Shekar Shah on South Asia’s Prospects

On a recent visit to Sri Lanka, the SAES team caught up with Dr. Shekhar Shah, Director-General of India’s National Council for Applied Economic Research (NCAER), and spoke to him about his views on South Asia’s socio-economic challenges and opportunities. This interview is part of a larger interview he gave IPS. This segment is particularly relevant to the 6th SAES as he talks about the region’s growth prospects and the socio-economic and political imperatives influencing it.

In the interview, IPS Research Economist Anushka Wijesinha queried him about the growth prospects for South Asia, given the increasingly changing dynamics taking place on both a global and regional level. Dr. Shah stressed the importance of ensuring sound fundamentals are established in the region, and identified two major components that South Asia would need to focus on more strongly. The first, is the lack of integration in the South Asian region.  He observed that “South Asia remains the least integrated region in the world”’.  He went on the elaborate that micro-level policy changes were a crucial part of this required shift, including how borders are  manned and how cross border trade and investment take place. He also emphasized that India’s neighbors should make use of the large market,  “in terms of selling their goods and inviting foreign direct investment from India into their neighboring countries’’.

According to him, the second shift that needed to take place was in terms of sharing natural resources. He spoke of the major concern being the sharing of water and  the vast hydropower opportunities that should be taken advantage of.. He remarked that this has been an area that has not been addressed adequately enough in the past.  “Each country has political compulsions that draw away most of the political leadership… we need to think about the shared future that South Asia has, it the largest concentration of poor people in the world, if we are going to tackle global poverty… this is where the real changes will have to happen’’, he remarked.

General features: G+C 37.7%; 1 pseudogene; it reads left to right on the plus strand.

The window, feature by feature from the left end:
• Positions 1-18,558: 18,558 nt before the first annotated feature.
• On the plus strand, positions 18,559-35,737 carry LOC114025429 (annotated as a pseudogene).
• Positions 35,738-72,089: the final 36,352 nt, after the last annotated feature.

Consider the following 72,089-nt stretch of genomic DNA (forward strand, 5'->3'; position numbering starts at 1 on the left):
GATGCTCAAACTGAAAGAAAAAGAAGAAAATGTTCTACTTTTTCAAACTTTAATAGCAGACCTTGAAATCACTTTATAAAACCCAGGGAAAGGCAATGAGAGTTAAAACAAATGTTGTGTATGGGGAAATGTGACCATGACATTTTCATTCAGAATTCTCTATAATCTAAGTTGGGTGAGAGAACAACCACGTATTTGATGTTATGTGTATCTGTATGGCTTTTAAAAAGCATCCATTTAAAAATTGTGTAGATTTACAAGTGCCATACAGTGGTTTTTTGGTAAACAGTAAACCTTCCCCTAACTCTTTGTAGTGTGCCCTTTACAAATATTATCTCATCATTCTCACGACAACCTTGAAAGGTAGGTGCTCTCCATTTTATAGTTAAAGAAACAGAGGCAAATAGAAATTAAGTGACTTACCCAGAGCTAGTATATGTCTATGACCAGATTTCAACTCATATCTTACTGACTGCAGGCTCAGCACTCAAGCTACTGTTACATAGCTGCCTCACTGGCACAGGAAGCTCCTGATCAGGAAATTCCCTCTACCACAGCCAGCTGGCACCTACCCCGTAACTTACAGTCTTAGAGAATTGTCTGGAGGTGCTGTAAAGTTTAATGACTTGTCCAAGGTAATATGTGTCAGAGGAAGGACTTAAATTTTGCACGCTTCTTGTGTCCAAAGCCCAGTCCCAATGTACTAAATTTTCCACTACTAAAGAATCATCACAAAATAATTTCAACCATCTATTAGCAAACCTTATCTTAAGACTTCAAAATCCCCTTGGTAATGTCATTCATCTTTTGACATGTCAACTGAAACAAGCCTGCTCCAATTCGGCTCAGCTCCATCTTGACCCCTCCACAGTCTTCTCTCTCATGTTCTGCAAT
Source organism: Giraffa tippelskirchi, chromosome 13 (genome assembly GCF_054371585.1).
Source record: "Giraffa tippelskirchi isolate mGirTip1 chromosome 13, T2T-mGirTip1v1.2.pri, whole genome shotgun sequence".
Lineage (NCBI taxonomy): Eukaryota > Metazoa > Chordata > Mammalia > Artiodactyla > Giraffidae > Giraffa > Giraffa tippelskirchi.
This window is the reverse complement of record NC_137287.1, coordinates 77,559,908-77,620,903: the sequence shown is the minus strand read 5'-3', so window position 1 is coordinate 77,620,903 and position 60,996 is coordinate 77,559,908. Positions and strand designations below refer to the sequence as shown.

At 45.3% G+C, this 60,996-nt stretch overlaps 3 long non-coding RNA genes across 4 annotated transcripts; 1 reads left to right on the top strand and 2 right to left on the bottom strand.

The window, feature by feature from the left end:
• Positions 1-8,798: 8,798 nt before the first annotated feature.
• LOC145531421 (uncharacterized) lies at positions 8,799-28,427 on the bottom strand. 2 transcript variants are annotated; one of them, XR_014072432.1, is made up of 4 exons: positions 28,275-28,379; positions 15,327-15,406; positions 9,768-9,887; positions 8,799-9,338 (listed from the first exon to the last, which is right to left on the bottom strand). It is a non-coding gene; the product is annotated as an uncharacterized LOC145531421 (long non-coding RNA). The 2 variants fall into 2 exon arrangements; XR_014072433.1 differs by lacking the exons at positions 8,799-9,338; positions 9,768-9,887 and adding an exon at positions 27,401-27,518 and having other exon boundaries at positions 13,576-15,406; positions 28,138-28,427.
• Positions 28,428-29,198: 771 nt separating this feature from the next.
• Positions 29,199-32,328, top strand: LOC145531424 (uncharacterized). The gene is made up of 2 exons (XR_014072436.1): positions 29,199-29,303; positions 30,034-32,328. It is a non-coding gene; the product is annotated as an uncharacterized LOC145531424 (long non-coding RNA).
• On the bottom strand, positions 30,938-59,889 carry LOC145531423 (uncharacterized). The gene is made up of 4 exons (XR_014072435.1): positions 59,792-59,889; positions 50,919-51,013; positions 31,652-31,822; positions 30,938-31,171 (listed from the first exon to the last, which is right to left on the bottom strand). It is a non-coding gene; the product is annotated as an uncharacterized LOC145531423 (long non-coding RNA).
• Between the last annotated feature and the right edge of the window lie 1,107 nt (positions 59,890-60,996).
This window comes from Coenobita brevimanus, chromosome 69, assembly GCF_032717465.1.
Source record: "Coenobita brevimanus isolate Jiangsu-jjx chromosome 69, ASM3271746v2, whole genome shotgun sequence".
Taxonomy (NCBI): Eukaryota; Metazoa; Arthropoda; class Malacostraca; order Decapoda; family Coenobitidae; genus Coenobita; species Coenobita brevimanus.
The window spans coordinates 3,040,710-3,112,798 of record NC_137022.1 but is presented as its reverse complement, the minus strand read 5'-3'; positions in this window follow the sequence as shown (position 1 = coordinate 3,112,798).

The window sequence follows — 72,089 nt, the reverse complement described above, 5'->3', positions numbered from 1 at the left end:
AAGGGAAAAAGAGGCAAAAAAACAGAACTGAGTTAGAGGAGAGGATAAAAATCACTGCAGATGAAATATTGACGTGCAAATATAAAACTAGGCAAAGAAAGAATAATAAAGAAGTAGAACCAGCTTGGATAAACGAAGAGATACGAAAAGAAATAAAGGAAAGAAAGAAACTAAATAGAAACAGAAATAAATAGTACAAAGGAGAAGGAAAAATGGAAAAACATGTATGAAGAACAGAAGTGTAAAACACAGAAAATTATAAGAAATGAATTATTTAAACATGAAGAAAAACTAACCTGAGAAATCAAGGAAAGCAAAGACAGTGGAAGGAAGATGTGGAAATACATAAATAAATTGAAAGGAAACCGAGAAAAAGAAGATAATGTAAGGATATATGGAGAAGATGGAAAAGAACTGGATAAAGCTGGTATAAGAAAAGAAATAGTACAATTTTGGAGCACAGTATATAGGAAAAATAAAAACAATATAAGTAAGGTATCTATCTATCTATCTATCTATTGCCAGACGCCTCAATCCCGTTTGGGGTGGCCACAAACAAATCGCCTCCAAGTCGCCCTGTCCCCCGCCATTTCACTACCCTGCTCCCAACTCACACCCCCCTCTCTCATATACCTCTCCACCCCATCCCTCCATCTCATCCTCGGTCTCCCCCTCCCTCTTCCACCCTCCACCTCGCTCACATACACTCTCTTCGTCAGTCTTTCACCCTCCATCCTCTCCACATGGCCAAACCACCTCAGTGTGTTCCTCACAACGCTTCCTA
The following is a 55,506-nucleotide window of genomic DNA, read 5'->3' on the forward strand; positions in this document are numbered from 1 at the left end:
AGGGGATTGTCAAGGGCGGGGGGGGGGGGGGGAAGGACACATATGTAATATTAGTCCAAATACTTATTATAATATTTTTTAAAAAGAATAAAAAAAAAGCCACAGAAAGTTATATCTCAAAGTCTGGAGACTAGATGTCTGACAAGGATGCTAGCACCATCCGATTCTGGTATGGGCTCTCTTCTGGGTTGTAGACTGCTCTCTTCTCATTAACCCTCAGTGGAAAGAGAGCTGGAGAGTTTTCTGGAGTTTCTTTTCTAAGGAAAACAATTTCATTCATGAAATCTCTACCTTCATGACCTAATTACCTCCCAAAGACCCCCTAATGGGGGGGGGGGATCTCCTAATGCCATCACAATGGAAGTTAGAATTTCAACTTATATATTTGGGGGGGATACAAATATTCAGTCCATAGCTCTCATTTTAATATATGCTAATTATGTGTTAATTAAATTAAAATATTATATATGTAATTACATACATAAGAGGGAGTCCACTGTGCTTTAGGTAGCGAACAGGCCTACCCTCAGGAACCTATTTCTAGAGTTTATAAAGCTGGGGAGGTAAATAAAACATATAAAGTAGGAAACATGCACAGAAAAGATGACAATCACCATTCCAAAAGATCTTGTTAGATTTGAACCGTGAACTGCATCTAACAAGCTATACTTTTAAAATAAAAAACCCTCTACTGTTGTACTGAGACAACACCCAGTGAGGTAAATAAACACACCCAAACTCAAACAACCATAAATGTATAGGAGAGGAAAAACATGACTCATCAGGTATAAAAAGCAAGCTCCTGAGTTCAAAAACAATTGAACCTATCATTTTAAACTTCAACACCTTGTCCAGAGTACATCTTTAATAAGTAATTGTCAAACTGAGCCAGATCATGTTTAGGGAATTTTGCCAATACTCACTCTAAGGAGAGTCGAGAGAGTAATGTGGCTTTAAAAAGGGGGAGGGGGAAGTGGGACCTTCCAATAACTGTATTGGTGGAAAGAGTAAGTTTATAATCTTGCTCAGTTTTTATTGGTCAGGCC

Considering the high level of debate taking place in the ASEAN region compared to SAARC as well as the higher propensity of the debate being fed into policy changes in ASEAN, Anushka asked Dr Shah what his opinion was of the future of SAARC.. Dr Shah responded by saying that debate had to take place at all levels – from think tanks to ordinary citizens . He reiterated that “if we just left it to SAARC we would be bound by all the political constraints that SAARC has as a multilateral organization’’.

Dr. Shekar Shah was until recently the World Bank’s Regional Economic Adviser for South Asia based in New Delhi and Colombo and covering the countries of Afghanistan, Bangladesh, Bhutan, India, Maldives, Nepal, Pakistan, and Sri Lanka.